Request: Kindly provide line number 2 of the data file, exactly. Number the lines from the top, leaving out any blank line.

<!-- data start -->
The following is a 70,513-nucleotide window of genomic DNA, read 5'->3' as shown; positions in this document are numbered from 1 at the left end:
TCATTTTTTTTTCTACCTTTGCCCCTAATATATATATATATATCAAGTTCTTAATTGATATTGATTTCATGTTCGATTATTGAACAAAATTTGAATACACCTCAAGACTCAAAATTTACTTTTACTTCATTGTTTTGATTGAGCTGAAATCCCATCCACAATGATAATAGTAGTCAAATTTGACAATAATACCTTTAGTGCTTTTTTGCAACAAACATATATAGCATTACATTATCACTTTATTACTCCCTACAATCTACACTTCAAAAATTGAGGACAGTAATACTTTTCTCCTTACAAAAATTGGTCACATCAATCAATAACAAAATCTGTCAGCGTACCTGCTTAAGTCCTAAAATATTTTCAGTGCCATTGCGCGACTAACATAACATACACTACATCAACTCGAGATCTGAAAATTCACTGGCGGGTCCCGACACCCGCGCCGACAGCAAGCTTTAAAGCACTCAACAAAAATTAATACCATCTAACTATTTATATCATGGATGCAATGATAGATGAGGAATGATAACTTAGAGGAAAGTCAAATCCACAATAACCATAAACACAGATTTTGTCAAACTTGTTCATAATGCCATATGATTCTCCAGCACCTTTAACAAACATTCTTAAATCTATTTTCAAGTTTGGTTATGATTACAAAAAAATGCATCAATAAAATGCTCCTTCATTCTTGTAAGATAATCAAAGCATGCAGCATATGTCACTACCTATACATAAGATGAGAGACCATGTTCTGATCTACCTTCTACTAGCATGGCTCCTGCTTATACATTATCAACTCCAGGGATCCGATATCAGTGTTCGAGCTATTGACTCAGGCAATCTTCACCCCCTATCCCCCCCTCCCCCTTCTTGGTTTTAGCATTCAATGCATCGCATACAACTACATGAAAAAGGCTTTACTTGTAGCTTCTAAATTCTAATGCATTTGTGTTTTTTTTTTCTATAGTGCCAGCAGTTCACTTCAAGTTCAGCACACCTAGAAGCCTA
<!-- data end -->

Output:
TCATTTTTTTTTCTACCTTTGCCCCTAATATATATATATATATCAAGTTCTTAATTGATATTGATTTCATGTTCGATTATTGAACAAAATTTGAATACACCTCAAGACTCAAAATTTACTTTTACTTCATTGTTTTGATTGAGCTGAAATCCCATCCACAATGATAATAGTAGTCAAATTTGACAATAATACCTTTAGTGCTTTTTTGCAACAAACATATATAGCATTACATTATCACTTTATTACTCCCTACAATCTACACTTCAAAAATTGAGGACAGTAATACTTTTCTCCTTACAAAAATTGGTCACATCAATCAATAACAAAATCTGTCAGCGTACCTGCTTAAGTCCTAAAATATTTTCAGTGCCATTGCGCGACTAACATAACATACACTACATCAACTCGAGATCTGAAAATTCACTGGCGGGTCCCGACACCCGCGCCGACAGCAAGCTTTAAAGCACTCAACAAAAATTAATACCATCTAACTATTTATATCATGGATGCAATGATAGATGAGGAATGATAACTTAGAGGAAAGTCAAATCCACAATAACCATAAACACAGATTTTGTCAAACTTGTTCATAATGCCATATGATTCTCCAGCACCTTTAACAAACATTCTTAAATCTATTTTCAAGTTTGGTTATGATTACAAAAAAATGCATCAATAAAATGCTCCTTCATTCTTGTAAGATAATCAAAGCATGCAGCATATGTCACTACCTATACATAAGATGAGAGACCATGTTCTGATCTACCTTCTACTAGCATGGCTCCTGCTTATACATTATCAACTCCAGGGATCCGATATCAGTGTTCGAGCTATTGACTCAGGCAATCTTCACCCCCTATCCCCCCCTCCCCCTTCTTGGTTTTAGCATTCAATGCATCGCATACAACTACATGAAAAAGGCTTTACTTGTAGCTTCTAAATTCTAATGCATTTGTGTTTTTTTTTTCTATAGTGCCAGCAGTTCACTTCAAGTTCAGCACACCTAGAAGCCTA